I believe that even if all of those reasons might have some truth to them, the most important reason is that Maduro receives a very high level of support from Russia, China, Iran, Turkey, Cuba, and Belarus.
And this is a type of support that translates to different levels.
If you look at the voting pattern at the United Nations, you will see that not only are they voting together, but their arguments are copied and pasted. You can see this pattern at the Security Council, at the Human Rights Council, at the Food and Agriculture Commission… at every level.
Then there is the support Maduro has gotten in terms of the military – formal and informal military groups like the Wagner Group. The presence of the Wagner Group in Venezuela goes more than four years back.
And when I talk to people from Nicaragua, Uganda, or Zimbabwe, they have a very similar perception that the autocrats of their countries are also stealing power primarily because of the type of support they get from the mighty autocratic powers – primarily Russia, Iran, and China. And I've heard this from many other leaders from Africa and, of course, from the Latin American countries that are autocratic.
China is linked to these countries diplomatically. Iran is linked to energy, but there are also commercial kleptocratic links.
I hope that people understand that the conflicts that are popping up all over the world are linked to each other. This is a global struggle – not between the right and the left, not between communism and capitalism, but between autocracy and democracy. And I think that's a battle that is being fought here in Ukraine.
The Kyiv Independent: Many people around the world see Russia’s war in Ukraine merely as competition between global powers – Russia and the West. This view completely ignores Ukraine's role in it and also the history between Ukraine and Russia that led up to the war. But I don't think you believe that. In one of your interviews, you said this war is not about NATO, it is about democracy and autocracy because, as you said, the real threat that Ukraine poses to Russia is being this mirror of what Russia could be. And Ukraine is this neighbor that is flourishing and democratic. Could you talk about that a bit more?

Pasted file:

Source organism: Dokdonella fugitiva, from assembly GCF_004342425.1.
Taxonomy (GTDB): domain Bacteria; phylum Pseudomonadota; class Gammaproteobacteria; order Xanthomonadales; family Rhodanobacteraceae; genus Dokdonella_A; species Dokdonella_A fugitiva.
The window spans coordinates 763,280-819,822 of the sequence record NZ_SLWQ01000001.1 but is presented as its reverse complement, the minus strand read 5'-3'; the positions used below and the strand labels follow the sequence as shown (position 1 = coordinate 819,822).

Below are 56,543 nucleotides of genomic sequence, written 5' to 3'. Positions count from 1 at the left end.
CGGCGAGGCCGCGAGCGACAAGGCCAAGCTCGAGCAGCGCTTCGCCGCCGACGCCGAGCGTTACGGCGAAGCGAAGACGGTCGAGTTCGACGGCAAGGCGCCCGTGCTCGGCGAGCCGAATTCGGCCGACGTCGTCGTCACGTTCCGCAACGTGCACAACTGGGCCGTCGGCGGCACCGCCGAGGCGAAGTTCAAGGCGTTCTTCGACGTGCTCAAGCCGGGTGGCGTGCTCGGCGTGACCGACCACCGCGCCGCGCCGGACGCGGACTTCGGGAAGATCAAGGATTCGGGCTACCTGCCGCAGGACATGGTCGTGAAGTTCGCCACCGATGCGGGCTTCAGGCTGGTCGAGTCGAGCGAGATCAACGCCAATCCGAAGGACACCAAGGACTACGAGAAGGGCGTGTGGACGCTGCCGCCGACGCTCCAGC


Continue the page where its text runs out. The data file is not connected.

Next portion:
Leopoldo Lopez: I think this is a battle that has different layers. And one of them is a layer of the narrative.
Of course, the narrative that Russia is defending itself from NATO influences is only an excuse for what has been a long desire of Putin to invade Ukraine for his crazy reasons of an empire that he wants to rebuild.
I believe that it's obvious that Ukraine is a democratic country. And I believe that what's at the heart of the invasion is to dismantle democracy, to undermine democracy.